This week in our look at historical lynchings, we'll focus upon several lesser-known crimes. Though hardly reported, the injustice was no less real.
What seems like a crime of passion is actually a somewhat well-planned conspiracy.
A case of two black men acquitted of murder were lynched anyway.
Another acquittal of
In our closer examination of several racially-motivated lynchings, we look today at a few anomalies. We'll start first in Ohio - a northern state with few such crimes. It is then to a very early case of Jim Crow laws in Georgia, where a soldier in the United States
Once again, we're looking more closely at four different lynchings that took place this week in history. The earliest, from 1890, is rare in that a white man was lynched during the Jim Crow era. The reasons, however, should not be surprising. We'll also hear how a 70 year old
This week, we'll take a close look at five lynchings that happened this week in history. The first, from 1895, was a case of killing a black man because the black man they wanted to kill wasn't around. The second is yet another lynching that was memorialized by postcards made
This week, our look at racially-motivated lynchings involves four specific events. Mobs numbering 200 to 3,000 broke open jails to hang, cut, shoot and burn to death victims without trial. As was normal, not a single member of these mobs was arrested for lynchings. All of the lynching in this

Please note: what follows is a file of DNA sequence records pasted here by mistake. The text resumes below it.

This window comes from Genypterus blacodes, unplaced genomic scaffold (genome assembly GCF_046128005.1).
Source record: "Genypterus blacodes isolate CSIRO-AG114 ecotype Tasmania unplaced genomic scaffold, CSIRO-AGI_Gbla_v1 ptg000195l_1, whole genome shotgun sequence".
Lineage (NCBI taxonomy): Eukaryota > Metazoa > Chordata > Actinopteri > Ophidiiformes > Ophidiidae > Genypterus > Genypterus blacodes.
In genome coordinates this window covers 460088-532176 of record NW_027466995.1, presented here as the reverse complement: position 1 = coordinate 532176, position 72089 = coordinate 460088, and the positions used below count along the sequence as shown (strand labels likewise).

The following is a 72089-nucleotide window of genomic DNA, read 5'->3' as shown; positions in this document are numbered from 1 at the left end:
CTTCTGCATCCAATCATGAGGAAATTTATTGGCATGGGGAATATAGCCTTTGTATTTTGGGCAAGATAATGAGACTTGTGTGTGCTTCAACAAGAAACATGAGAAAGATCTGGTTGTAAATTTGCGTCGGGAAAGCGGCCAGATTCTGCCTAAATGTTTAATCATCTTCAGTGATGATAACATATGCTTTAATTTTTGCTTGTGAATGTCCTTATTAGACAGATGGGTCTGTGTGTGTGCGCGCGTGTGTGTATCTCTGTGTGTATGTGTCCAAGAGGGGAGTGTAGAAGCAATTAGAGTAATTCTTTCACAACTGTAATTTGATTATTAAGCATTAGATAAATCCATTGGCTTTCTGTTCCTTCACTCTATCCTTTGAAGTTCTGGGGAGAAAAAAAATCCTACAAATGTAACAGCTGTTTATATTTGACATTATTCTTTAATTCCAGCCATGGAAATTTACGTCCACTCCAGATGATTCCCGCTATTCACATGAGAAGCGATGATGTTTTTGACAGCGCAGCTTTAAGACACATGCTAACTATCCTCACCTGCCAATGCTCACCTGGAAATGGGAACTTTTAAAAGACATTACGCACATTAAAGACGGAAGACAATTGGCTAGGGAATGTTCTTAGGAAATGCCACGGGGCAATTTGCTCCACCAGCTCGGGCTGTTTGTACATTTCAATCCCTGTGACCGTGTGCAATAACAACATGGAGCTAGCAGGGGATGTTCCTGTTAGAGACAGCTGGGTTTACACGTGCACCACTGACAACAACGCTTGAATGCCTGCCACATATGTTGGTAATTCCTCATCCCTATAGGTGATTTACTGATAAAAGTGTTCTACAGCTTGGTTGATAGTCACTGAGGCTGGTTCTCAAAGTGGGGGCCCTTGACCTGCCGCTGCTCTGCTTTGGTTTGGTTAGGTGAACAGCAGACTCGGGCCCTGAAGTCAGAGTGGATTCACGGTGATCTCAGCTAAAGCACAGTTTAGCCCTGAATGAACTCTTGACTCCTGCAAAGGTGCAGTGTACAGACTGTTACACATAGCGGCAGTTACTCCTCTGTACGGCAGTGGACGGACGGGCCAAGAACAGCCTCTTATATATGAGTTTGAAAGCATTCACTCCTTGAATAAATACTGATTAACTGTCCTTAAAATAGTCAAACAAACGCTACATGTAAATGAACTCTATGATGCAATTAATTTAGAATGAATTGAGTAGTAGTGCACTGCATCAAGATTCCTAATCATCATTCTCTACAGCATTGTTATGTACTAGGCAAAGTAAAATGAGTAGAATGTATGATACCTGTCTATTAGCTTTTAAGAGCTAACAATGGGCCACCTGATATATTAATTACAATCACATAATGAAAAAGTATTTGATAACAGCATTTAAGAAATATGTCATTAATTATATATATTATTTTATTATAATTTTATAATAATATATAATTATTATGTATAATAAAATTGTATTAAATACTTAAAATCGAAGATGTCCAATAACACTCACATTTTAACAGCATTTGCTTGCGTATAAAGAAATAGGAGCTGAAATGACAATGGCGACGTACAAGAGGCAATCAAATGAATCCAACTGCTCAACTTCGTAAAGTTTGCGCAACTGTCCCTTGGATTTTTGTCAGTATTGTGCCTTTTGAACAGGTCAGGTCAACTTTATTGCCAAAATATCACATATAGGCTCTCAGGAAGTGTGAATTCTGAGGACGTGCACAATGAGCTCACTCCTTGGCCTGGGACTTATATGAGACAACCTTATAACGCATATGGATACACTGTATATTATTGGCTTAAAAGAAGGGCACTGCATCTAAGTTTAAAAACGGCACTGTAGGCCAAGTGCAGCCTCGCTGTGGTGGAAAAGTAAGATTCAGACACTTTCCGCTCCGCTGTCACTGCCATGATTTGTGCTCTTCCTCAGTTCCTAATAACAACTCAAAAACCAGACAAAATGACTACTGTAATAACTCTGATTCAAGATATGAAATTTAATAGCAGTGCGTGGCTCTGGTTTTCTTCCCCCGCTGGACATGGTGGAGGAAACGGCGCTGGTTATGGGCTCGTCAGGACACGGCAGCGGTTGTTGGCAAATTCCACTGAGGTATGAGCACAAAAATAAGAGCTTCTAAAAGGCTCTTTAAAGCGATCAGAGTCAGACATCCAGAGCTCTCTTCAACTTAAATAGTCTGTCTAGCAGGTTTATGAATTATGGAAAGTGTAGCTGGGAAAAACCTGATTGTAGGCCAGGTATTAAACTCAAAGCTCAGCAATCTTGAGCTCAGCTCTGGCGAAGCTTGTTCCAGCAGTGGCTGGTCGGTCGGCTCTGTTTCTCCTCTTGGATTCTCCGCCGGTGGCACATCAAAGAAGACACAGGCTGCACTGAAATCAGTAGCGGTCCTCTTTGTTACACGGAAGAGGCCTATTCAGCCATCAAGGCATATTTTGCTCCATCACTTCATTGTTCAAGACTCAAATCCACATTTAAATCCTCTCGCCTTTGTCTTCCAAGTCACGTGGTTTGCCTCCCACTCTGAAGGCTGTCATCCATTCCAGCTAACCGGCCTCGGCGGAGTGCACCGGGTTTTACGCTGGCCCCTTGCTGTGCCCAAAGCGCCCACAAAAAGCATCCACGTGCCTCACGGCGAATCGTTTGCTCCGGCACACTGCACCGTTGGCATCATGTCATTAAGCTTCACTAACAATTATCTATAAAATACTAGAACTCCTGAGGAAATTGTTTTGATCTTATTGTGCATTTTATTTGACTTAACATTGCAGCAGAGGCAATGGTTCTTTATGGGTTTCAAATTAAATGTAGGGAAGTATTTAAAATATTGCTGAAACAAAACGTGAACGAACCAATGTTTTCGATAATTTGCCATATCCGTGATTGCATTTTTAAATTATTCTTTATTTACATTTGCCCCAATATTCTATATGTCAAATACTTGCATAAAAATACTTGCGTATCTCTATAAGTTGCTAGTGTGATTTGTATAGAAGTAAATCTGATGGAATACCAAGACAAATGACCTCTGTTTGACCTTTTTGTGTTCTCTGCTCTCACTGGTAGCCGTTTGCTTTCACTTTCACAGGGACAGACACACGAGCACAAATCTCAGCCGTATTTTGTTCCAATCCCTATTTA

Over seventy recorded lynchings of black Americans took place this week in history. In today's post, we'll highlight five of them, sharing not only contemporary newspaper accounts but postcards made to celebrate the crimes. As usual of most lynchings, most of the victims were taken by force from the "protection"
This week in history saw nearly seventy lynchings of black Americans across the country. Today, we'll take a look at four specific cases. In all, white mobs varying in numbers of a dozen to over 1,000, ignored the constitutional rights of citizens and committed brutal murder. Most of the victims
Along with Abraham Lincoln's Emancipation Proclamation, first made public in September of 1862, came a surge in black Americans joining the United States Army. The very thought of "armed negroes" sent terror through much of the South, shaking even the government in Richmond to the core.
Confederate President Jefferson Davis
There are some Confederate apologists who claim that "If there had been no Civil War, the South would have abolished slavery peaceably." It would have simply died out because "paternalist planters would have arranged, over time, to emancipate their slaves in exchange for financial compensation." ((H.W. Crocker, III, The Politically